BEIRUT - U.N. cease-fire monitors toured a rebel-held town in central Syria on Sunday with army defectors, while government troops stormed and shelled a Damascus suburb, activists said.
The shelling in Douma highlighted the need for more observers a day after the Security Council voted to expand the number of U.N. observers from 30 to 300 in hopes of salvaging an international truce plan marred by continued fighting between the military and rebels.
An eight-member team is already on the ground in Syria, and since Thursday has visited flashpoints of the 13-month-long conflict. Fighting generally halts when the observers are present in an area, but there has been a steady stream of reports of violence from towns and regions where they have not yet gone.
"This U.N. observers thing is a big joke," said Douma-based activist Mohammed Saeed. "Shelling stops and tanks are hidden when they visit somewhere, and when they leave, shelling resumes."
His comments reflect a widespread lack of faith among many Syrians in international envoy Kofi Annan's cease-fire plan for ending the violence in Syria and launching talks between President Bashar al-Assad and those trying to oust him. Syria's opposition and its Western supporters suspect Assad is largely paying lip service to the truce since full compliance - including withdrawing troops and heavy weapons from populated areas and allowing peaceful demonstrations - could quickly sweep him from power.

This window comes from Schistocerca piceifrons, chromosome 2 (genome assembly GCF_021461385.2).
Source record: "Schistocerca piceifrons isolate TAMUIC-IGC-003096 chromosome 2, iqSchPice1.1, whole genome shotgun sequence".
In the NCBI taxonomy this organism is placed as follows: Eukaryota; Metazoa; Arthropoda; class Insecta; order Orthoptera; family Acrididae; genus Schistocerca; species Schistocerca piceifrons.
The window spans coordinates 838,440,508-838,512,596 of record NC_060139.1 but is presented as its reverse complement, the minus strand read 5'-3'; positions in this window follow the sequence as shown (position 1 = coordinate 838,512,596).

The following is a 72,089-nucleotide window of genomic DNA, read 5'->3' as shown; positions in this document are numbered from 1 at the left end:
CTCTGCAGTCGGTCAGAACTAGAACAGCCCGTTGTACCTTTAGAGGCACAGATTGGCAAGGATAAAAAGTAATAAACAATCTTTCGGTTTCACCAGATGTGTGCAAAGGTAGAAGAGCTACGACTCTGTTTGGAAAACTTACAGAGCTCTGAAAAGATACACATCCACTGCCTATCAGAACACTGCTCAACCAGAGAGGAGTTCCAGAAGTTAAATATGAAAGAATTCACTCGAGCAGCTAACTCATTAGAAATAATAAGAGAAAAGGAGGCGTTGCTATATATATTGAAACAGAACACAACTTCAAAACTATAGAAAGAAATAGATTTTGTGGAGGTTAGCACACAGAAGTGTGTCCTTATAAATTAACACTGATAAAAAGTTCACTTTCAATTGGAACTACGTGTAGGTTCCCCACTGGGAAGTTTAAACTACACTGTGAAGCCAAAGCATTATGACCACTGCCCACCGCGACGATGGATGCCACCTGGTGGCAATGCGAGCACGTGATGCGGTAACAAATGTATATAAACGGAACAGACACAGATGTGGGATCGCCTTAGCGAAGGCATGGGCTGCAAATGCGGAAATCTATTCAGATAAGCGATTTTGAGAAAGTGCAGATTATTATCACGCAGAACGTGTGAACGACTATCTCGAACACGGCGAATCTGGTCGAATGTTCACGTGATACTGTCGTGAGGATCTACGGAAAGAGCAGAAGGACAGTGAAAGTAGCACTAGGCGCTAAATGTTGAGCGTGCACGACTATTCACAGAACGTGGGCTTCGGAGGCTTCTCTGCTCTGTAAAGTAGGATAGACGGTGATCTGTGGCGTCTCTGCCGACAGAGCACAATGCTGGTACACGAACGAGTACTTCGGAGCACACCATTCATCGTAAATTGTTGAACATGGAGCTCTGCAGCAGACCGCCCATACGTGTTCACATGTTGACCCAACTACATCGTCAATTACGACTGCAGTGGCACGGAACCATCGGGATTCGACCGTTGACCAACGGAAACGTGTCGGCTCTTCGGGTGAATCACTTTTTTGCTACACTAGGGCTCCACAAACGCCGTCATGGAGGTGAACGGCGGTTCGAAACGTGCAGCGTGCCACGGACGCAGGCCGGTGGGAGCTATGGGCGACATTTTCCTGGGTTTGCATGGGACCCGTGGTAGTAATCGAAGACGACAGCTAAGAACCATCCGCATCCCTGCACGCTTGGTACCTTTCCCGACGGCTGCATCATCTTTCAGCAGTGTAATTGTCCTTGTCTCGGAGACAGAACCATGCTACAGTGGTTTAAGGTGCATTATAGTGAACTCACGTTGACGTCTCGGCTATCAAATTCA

The state news agency SANA said U.N. monitors visited Hama on Sunday and met with the governor, while opposition activists said observers visited Rastan, a rebel-held town in central Syria.
Saeed, the activist, said two people were killed Sunday by indiscriminate firing in Douma, which was the scene of intense clashes between rebels and security forces before the U.N.-brokered cease-fire went into effect more than a week ago. The Syrian Observatory for Human Rights, a Britain-based opposition group with a network of activists on the ground, confirmed the deaths.